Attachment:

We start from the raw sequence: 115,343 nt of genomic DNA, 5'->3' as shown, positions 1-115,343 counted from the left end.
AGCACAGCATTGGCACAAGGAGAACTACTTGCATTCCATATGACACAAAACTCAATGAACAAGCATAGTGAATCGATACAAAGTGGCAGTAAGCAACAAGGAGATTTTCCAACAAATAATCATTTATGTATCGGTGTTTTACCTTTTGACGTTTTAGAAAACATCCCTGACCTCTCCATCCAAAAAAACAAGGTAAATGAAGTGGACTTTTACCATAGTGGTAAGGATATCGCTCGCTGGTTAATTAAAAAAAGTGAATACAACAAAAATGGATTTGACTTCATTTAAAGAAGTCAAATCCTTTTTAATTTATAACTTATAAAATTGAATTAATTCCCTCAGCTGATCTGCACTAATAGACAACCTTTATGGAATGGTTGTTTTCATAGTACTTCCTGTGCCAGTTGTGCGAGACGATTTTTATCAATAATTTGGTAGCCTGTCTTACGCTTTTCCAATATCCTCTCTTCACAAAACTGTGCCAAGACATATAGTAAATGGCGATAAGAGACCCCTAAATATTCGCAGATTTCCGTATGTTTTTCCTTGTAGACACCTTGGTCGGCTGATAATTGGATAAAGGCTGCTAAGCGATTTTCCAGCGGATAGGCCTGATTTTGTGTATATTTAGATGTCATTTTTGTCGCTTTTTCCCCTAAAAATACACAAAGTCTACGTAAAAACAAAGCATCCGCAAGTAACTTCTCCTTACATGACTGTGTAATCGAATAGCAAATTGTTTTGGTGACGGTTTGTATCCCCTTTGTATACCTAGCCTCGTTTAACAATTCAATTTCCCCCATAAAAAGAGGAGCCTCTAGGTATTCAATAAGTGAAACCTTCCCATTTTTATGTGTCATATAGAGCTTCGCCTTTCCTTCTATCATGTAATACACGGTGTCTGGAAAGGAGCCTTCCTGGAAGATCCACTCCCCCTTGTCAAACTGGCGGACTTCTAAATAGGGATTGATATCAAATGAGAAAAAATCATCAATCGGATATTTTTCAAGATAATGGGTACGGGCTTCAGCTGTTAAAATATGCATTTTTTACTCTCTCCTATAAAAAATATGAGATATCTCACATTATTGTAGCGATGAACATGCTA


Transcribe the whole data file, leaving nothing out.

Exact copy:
We start from the raw sequence: 115,343 nt of genomic DNA, 5'->3' as shown, positions 1-115,343 counted from the left end.
AGCACAGCATTGGCACAAGGAGAACTACTTGCATTCCATATGACACAAAACTCAATGAACAAGCATAGTGAATCGATACAAAGTGGCAGTAAGCAACAAGGAGATTTTCCAACAAATAATCATTTATGTATCGGTGTTTTACCTTTTGACGTTTTAGAAAACATCCCTGACCTCTCCATCCAAAAAAACAAGGTAAATGAAGTGGACTTTTACCATAGTGGTAAGGATATCGCTCGCTGGTTAATTAAAAAAAGTGAATACAACAAAAATGGATTTGACTTCATTTAAAGAAGTCAAATCCTTTTTAATTTATAACTTATAAAATTGAATTAATTCCCTCAGCTGATCTGCACTAATAGACAACCTTTATGGAATGGTTGTTTTCATAGTACTTCCTGTGCCAGTTGTGCGAGACGATTTTTATCAATAATTTGGTAGCCTGTCTTACGCTTTTCCAATATCCTCTCTTCACAAAACTGTGCCAAGACATATAGTAAATGGCGATAAGAGACCCCTAAATATTCGCAGATTTCCGTATGTTTTTCCTTGTAGACACCTTGGTCGGCTGATAATTGGATAAAGGCTGCTAAGCGATTTTCCAGCGGATAGGCCTGATTTTGTGTATATTTAGATGTCATTTTTGTCGCTTTTTCCCCTAAAAATACACAAAGTCTACGTAAAAACAAAGCATCCGCAAGTAACTTCTCCTTACATGACTGTGTAATCGAATAGCAAATTGTTTTGGTGACGGTTTGTATCCCCTTTGTATACCTAGCCTCGTTTAACAATTCAATTTCCCCCATAAAAAGAGGAGCCTCTAGGTATTCAATAAGTGAAACCTTCCCATTTTTATGTGTCATATAGAGCTTCGCCTTTCCTTCTATCATGTAATACACGGTGTCTGGAAAGGAGCCTTCCTGGAAGATCCACTCCCCCTTGTCAAACTGGCGGACTTCTAAATAGGGATTGATATCAAATGAGAAAAAATCATCAATCGGATATTTTTCAAGATAATGGGTACGGGCTTCAGCTGTTAAAATATGCATTTTTTACTCTCTCCTATAAAAAATATGAGATATCTCACATTATTGTAGCGATGAACATGCTA